What is dysgraphia?

Wednesday, March 5th, 2014

chld-in-schoolPremature birth can lead to long-term challenges, such as learning disabilities.  Dysgraphia is a learning disability (LD) in the area of writing. It is a processing disorder, not just a problem with penmanship. It could mean your child has trouble holding a pencil or pen, forming letters and numbers, or spelling correctly. It can also mean your child struggles to organize his thoughts in his head and put those thoughts down on paper. Written work may be unclear and unorganized. In short, dysgraphia includes difficulty in all of the aspects of acquiring and expressing written language. Although dysgraphia may affect many preemies, it is also seen in children who are born full term.

Understanding writing

Writing involves a complex series of steps.  First, a child must learn how to form letters and understand combinations of letters and how they form sounds. Then he must learn how to put them all together in a coherent way using paper and pencil. The paper/pencil part requires eye/hand coordination and a certain amount of muscle strength and dexterity. And then there is another aspect to writing – organizing ideas in his head and being able to transfer his thoughts down on to paper. Whew…that is a lot of stuff going on just to write a few paragraphs on a piece of paper!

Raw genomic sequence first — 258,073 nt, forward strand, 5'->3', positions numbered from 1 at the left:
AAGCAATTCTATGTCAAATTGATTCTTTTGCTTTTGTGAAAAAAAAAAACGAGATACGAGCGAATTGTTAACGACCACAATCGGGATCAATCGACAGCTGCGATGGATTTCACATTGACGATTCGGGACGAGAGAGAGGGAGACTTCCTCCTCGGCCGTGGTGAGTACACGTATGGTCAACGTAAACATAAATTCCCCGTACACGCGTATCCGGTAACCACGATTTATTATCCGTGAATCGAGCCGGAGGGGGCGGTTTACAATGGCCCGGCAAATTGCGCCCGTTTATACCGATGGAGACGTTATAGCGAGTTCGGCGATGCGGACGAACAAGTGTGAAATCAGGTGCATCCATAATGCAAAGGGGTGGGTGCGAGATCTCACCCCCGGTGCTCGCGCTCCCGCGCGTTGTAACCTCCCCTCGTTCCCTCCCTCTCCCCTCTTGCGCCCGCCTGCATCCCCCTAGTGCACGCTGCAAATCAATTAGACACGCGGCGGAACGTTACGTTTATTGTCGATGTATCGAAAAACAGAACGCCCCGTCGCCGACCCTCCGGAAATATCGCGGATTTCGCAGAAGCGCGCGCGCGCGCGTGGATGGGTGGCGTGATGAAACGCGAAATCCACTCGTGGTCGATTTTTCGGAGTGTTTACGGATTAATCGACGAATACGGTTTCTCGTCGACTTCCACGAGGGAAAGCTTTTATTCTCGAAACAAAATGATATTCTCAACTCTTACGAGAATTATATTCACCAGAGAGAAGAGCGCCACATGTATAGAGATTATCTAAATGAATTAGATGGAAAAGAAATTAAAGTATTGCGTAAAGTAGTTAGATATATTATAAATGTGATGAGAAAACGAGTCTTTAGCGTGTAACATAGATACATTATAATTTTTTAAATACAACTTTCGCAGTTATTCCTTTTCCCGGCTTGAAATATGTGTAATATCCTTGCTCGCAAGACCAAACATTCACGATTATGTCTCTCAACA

According to the National Center for Learning Disabilities (NCLD), dysgraphia can be due to visual-spatial processing problems (when the brain has trouble making sense of what the eyes see) or language processing problems (when the brain has trouble making sense of what the ears hear).

Because writing depends so much on interpreting and using language, many children with dysgraphia also have other learning disabilities, such as dyslexia (reading), or other language impairments. Some may have attention problems, too. If your child has more than one challenge, the act of writing can become overwhelming. (And he is surely not going to like doing it.)

What are the warning signs of dysgraphia?